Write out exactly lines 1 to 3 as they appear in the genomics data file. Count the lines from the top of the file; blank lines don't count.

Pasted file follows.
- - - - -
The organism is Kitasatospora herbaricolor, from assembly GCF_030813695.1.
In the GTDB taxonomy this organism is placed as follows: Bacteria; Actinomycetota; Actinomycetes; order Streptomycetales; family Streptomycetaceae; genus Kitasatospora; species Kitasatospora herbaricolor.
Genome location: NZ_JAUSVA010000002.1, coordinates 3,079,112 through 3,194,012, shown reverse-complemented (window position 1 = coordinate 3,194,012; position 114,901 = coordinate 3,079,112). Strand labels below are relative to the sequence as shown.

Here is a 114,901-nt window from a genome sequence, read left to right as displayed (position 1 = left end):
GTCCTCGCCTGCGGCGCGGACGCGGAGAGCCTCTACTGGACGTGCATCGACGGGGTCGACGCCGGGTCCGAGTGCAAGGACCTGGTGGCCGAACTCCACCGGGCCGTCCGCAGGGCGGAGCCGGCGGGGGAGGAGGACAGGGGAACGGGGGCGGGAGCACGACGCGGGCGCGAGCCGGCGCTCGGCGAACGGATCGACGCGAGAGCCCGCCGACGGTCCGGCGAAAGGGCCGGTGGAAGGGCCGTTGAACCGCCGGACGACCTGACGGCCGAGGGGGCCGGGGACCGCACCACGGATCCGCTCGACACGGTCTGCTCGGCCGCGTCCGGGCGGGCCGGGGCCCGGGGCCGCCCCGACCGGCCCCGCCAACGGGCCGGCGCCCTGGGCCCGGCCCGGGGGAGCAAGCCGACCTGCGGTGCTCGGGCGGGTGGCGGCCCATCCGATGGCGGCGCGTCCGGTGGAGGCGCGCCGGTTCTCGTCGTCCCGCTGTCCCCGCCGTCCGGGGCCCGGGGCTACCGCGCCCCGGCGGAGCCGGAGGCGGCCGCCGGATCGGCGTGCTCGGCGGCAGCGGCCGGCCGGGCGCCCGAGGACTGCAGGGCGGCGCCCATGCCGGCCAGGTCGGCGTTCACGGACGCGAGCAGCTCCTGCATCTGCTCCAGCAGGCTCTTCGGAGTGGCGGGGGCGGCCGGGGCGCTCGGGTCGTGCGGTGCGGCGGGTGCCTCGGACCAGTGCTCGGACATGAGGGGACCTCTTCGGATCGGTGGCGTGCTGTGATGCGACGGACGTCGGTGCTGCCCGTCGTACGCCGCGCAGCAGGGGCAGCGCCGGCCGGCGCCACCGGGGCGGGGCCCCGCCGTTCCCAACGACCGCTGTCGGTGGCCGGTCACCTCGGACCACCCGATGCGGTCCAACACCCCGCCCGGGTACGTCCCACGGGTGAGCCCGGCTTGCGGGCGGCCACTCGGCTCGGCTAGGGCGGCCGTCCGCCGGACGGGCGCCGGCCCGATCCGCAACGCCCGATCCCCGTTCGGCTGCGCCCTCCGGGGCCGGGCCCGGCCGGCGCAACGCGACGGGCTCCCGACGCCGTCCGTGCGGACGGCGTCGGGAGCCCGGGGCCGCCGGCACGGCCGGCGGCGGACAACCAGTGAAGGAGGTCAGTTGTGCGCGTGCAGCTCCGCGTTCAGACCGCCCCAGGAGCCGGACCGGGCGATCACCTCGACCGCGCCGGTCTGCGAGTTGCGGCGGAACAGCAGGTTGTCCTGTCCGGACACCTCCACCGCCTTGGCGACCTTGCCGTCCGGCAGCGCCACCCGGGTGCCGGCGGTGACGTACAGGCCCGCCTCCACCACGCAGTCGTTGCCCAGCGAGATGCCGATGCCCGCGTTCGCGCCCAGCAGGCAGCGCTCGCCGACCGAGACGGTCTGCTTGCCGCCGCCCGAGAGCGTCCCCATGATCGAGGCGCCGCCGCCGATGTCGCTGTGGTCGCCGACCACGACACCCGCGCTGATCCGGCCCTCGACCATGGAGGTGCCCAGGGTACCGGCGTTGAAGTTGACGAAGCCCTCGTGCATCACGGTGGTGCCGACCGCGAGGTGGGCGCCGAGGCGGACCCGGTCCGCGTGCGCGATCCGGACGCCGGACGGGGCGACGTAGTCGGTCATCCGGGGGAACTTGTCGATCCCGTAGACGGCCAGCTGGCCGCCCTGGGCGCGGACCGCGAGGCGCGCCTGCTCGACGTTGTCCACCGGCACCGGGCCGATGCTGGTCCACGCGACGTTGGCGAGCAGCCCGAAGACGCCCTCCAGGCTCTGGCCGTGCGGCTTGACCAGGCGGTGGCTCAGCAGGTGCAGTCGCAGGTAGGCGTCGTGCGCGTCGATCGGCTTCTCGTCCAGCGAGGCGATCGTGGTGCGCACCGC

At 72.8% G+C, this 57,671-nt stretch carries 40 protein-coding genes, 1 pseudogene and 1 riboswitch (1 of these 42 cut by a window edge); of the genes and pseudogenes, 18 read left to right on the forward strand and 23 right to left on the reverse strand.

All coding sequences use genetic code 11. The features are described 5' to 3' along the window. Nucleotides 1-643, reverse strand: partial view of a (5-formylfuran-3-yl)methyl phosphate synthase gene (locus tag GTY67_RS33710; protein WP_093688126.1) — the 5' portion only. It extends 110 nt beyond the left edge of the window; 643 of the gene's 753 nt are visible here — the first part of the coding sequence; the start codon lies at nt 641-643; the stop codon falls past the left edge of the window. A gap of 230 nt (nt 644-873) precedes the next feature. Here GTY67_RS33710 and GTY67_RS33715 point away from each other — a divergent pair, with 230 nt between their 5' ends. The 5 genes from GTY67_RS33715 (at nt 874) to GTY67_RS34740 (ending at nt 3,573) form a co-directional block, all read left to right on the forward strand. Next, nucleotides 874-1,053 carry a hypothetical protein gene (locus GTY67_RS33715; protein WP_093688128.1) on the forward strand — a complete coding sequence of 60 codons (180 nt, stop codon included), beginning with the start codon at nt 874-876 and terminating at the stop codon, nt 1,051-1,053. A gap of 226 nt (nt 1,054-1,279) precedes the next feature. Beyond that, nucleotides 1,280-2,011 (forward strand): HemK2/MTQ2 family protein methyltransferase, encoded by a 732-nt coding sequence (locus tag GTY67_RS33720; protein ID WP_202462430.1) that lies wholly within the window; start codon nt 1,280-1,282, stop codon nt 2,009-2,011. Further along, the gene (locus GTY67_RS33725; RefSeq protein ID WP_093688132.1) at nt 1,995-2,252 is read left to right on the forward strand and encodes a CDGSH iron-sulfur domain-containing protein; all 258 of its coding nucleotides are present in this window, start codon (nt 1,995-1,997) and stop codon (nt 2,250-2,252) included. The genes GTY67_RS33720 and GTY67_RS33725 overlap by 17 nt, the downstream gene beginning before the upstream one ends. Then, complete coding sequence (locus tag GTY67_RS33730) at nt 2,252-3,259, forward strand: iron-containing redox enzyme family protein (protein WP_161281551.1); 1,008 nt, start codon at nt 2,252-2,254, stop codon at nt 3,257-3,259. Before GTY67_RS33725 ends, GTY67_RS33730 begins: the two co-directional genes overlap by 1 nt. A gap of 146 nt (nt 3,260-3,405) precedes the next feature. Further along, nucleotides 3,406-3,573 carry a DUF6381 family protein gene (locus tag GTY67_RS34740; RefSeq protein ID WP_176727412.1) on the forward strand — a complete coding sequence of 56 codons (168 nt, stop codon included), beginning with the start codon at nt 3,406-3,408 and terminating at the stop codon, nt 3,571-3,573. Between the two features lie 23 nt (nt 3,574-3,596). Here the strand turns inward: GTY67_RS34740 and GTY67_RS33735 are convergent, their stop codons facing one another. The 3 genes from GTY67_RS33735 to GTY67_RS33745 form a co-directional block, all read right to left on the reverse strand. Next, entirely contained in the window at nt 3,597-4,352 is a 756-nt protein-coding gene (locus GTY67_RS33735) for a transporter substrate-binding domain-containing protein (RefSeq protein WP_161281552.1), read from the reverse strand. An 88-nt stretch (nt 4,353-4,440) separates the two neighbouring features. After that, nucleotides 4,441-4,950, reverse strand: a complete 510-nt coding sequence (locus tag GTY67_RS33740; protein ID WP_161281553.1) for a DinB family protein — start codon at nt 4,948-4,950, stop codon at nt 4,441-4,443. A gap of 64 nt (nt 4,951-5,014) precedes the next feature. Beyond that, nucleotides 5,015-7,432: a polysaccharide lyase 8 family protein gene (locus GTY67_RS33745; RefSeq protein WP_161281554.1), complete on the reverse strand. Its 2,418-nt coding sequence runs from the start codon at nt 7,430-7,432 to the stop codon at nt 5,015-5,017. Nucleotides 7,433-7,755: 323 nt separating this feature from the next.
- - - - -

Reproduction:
The organism is Kitasatospora herbaricolor, from assembly GCF_030813695.1.
In the GTDB taxonomy this organism is placed as follows: Bacteria; Actinomycetota; Actinomycetes; order Streptomycetales; family Streptomycetaceae; genus Kitasatospora; species Kitasatospora herbaricolor.
Genome location: NZ_JAUSVA010000002.1, coordinates 3,079,112 through 3,194,012, shown reverse-complemented (window position 1 = coordinate 3,194,012; position 114,901 = coordinate 3,079,112). Strand labels below are relative to the sequence as shown.